January 4, 2017
PIERRE, S.D. – Attorney General Marty Jackley announces that the Attorney General’s proposed legislative package for 2017 will include a request that our Legislature consider and enact the following:
1. Prohibiting and criminalizing direct conflicts of interests and self-dealings resulting in personal financial benefit from taxpayer monies
Under current South Dakota law, it is only a misdemeanor to engage in self-dealings of taxpayer monies for personal benefit or gain. See SDCL 5-18A-17.4.
“A public official, who misappropriates taxpayer monies that have been entrusted to them, violates the public trust and should be held responsible for such actions. When a public official uses taxpayer monies for personal benefit or gain, it should be treated as any other criminal theft,” said Jackley.
The Attorney General’s proposed legislation narrowly defines a direct criminal conflict of interest to occur when “any public official who knowingly misappropriates funds or property which has been entrusted to the public official in violation of the public trust and which results in a direct financial benefit to the public official, commits a criminal conflict of interest.” A public official who commits a criminal conflict of interest would be guilty of theft under existing law. Under current theft law it is a Class 6 felony carrying a maximum penalty of two years imprisonment when the value of the theft is in excess of $1,000, a Class 5 felony, punishable up to five years, when the value is more than $2,500 but less than or equal to $5,000, and a Class 4 felony, punishable up to 10 years, if the value is more than $5,000. The bill also requests employee whistleblower protections.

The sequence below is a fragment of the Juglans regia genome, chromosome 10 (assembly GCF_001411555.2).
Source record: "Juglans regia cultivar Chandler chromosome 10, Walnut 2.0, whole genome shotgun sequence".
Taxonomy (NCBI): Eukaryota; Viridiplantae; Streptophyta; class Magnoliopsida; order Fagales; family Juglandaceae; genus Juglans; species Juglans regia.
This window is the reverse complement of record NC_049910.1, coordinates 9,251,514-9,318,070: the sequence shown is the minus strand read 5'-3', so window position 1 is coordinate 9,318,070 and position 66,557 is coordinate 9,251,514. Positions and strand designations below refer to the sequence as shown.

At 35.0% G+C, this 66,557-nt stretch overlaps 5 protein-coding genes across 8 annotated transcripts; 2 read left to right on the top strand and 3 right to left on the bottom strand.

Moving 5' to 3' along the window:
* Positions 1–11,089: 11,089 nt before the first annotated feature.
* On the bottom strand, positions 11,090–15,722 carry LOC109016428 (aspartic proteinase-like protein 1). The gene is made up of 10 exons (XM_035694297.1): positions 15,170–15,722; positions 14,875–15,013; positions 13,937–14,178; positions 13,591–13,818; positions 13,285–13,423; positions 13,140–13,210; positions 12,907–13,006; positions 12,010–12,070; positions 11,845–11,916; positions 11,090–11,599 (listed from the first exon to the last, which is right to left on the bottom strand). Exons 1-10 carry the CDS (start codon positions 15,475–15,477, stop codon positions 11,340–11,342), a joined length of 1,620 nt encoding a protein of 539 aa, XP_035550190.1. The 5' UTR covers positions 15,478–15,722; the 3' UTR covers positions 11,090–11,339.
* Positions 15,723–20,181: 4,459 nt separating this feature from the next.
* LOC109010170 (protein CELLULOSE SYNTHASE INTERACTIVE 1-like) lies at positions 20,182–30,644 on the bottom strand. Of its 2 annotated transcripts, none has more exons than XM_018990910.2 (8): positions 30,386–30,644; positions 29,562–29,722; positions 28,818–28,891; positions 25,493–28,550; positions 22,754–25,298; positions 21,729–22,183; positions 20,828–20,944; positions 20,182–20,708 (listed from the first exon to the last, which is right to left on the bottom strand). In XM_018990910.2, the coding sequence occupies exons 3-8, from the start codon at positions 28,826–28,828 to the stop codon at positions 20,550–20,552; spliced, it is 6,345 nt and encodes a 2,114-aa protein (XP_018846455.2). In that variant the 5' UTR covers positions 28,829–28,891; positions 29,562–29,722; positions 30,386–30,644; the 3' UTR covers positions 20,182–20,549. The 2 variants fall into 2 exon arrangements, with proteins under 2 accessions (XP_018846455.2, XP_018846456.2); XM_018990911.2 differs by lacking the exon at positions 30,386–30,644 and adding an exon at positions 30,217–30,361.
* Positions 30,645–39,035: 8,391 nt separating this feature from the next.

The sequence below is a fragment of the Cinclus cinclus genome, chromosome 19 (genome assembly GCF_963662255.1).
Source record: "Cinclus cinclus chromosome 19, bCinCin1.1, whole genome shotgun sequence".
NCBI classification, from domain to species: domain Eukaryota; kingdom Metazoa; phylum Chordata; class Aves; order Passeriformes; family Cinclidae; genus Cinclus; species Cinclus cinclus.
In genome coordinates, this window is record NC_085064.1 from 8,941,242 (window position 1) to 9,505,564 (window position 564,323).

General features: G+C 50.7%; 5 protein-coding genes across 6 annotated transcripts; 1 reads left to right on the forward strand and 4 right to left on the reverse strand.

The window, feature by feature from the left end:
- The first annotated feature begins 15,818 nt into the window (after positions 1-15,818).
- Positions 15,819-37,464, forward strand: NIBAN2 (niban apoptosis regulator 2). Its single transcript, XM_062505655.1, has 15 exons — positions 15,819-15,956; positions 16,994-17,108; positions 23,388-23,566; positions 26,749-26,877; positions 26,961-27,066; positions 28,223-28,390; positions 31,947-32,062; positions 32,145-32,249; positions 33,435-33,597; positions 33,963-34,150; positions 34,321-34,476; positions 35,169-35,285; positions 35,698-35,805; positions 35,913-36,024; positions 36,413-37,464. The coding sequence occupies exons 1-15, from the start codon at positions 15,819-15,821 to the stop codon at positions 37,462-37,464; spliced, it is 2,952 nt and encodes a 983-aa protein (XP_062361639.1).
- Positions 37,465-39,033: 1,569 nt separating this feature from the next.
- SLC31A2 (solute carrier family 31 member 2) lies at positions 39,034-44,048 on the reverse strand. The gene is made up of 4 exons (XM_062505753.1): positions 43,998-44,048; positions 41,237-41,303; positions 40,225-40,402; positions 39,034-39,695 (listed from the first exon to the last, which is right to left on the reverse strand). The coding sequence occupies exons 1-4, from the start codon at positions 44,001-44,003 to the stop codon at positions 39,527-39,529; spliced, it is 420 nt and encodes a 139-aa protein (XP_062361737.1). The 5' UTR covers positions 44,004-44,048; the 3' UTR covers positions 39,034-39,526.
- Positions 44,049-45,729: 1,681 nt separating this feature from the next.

Legislation being introduced by others will require notice to the Attorney General of conflict violations.
2. Releasing of booking photographs to the public
Under current South Dakota law, it is a criminal misdemeanor to release booking photos to the public.
“The release of criminal booking photographs to the public will result in greater transparency in the criminal process and will further assist the media and the public in the proper identification of individuals in the criminal process,” said Jackley.
Routine criminal booking photographs would be defined as a public record under South Dakota law. The statutes would not require a law enforcement agency to reproduce a criminal booking photograph older than six months. Furthermore, an agency requested to provide or reproduce a criminal booking photograph would be entitled to recover reasonable retrieval and reproduction costs.